Joseph Massino, left, in 2004 with Frank Coppa, the first...

Joseph Massino, left, in 2004 with Frank Coppa, the first Bonanno-made man to become a government cooperator. Massino died Sept. 14. Credit: Brooklyn Federal Court evidence photo

Joseph Massino, the low-key Mafia boss who stunned the world of organized crime in 2005 when it was revealed he had become a government witness, has died after a short illness, sources close to his family told Newsday.

Massino, once a trim and powerful man who would jump off the Cross Bay Veterans Memorial Bridge in Queens and swim for hours, battled a number of chronic health conditions including diabetes and obesity. He was 80 and lived until recently in Ohio. Massino died on Sept. 14 at a rehabilitation facility in the New York City area, according to the sources.

Massino’s youngest daughter Joanne, who asked that her last name not be published, confirmed his death but declined to comment further.

Over the years Massino navigated the treacherous world of the Mafia families in New York, all the while running legitimate businesses such as a sandwich shop in Queens, catering firms in Farmingdale and the CasaBlanca Restaurant in Maspeth, which he forfeited after a federal racketeering conviction in 2004.

“He ruled with an iron fist and kept order within the ranks,” said former FBI supervisory special agent Charles Rooney, who investigated the Sicilian faction of the crime family in the famous Pizza Connection drug case.

Through tribute paid to by fellow mobsters along with illegal and legal earnings, Massino amassed a fortune and after his conviction, had to turn over $10 million in cash — some of which he had kept in his Howard Beach home — as well as gold bars and other assets.

Massino actually wanted to cooperate within minutes after a Brooklyn federal court jury found him guilty in July 2004 of racketeering, including the orchestration of six mob murders, as boss of the Bonanno crime family. Massino immediately approached presiding Judge Nicholas Garaufis and said he wanted to cooperate, at which point Garaufis appointed him a special lawyer to negotiate.

After several months, it was revealed that Massino, who faced a federal death penalty trial in a different case, was cooperating against fellow mobsters. In 2005, Massino formally entered the federal witness security program. His life sentence was reduced to time served in 2013.

Born in Queens in January 1943, Massino was one of three sons of Anthony and Adeline Massino and lived close to Maspeth. Massino was an athletic young man who earned a reputation as being a street tough after dropping out of school in the seventh grade.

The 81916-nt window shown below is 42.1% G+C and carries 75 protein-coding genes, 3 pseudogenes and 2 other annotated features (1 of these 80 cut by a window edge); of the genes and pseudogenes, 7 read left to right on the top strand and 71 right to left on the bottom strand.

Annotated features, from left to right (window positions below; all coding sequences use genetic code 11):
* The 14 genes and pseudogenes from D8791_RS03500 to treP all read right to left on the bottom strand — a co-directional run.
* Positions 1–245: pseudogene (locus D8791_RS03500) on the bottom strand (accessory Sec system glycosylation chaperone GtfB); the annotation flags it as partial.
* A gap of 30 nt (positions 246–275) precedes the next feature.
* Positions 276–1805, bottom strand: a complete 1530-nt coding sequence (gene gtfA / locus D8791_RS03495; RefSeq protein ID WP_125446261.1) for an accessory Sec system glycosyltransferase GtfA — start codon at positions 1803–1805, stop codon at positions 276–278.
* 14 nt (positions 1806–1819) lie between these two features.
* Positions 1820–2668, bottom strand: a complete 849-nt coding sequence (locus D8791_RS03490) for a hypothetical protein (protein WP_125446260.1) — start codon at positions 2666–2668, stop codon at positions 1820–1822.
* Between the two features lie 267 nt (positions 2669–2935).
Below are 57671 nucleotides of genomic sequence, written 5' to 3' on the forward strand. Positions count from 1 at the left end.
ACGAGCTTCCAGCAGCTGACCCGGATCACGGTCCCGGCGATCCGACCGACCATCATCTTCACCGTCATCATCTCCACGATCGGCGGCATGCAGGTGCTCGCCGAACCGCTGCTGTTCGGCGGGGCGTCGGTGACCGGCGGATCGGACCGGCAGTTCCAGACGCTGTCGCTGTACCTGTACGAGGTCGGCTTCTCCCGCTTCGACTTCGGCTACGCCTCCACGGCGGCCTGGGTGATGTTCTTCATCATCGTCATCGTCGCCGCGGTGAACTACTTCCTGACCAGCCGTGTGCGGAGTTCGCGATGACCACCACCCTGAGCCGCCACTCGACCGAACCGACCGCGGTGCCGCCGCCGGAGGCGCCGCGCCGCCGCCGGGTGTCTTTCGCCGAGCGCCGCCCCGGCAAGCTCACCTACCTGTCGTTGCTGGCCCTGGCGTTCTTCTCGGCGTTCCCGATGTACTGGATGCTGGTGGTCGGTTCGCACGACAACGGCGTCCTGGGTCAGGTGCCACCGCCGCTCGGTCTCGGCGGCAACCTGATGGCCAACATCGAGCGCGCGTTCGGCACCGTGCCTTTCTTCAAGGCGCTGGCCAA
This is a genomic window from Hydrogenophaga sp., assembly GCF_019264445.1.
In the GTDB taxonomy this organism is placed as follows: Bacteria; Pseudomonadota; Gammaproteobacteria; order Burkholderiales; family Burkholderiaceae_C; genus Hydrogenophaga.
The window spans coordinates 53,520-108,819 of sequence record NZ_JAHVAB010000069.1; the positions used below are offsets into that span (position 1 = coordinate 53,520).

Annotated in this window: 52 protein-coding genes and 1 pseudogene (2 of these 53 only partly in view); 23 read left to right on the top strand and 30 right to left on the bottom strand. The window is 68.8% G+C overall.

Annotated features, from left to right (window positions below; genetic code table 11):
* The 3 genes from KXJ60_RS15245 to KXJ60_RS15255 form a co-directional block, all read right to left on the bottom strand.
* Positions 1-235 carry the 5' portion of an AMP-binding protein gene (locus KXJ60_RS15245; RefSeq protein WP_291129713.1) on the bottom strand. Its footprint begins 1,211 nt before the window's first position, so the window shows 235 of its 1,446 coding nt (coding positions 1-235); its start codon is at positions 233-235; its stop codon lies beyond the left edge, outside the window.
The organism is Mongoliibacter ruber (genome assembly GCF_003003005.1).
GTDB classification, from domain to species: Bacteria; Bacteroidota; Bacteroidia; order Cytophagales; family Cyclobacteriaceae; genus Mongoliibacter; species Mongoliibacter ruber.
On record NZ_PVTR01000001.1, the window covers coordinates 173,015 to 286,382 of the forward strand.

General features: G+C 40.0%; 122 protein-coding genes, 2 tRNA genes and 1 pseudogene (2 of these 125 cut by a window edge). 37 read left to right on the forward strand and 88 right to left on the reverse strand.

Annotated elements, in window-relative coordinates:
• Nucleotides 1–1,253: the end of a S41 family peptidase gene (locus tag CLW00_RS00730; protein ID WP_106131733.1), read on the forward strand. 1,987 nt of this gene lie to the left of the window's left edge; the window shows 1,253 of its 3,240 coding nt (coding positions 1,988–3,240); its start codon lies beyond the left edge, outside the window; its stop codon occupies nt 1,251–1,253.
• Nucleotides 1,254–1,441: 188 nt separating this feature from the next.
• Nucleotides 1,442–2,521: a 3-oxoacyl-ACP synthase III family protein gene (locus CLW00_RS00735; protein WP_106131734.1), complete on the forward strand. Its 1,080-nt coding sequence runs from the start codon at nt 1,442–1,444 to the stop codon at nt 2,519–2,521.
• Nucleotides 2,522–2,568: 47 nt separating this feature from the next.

Massino took a number of jobs, including working as a lifeguard at Atlantic Beach on Long Island. As a young adult, Massino started a coffee cart business, serving businesses in the Maspeth area.

But it was in the 1970s that Massino became associated with Philip Rastelli, who rose to become boss of the Bonanno crime family. After Rastelli went to prison, investigators said, his trust in Massino grew.

Massino was inducted into the Mafia around 1977 and became a captain in 1979, according to the FBI. Two years later, in May 1981 according to federal court testimony, Massino helped engineer the killings of the three upstart captains — Philip Giaccone, Alphonse Indelicato and Dominic Trinchera — suspected of trying to gain control of the Bonanno family.

After Massino served time in federal prison in the 1980s, he was officially anointed as boss of the Bonanno family in 1991 upon Rastelli’s death.

Although Massino was a friend of his neighbor John Gotti, head of the Gambino family, he didn’t emulate Gotti's public stance and nightlife. Instead, Massino kept a low profile and closed down mob social clubs to frustrate FBI surveillance. To keep his name out of conversations that could be bugged, Massino asked that fellow gangsters refer to him only by tugging on their ears, a gesture that earned Massino the moniker “The Ear.”

But by 2000, the FBI again focused on Massino. The result was a federal indictment that led to his arrest on Jan. 9, 2003, along with his wife Josephine's brother, Sal Vitale. But soon after, Vitale became a government witness against Massino and testified at the mob boss’s 2004 trial.

After he became a government cooperating witness, Massino helped build a case against his former street boss, Vincent “Vinnie Gorgeous” Basciano. Massino also gave information to the FBI that allowed investigators to dig up the bodies of the captains killed in May 1981.

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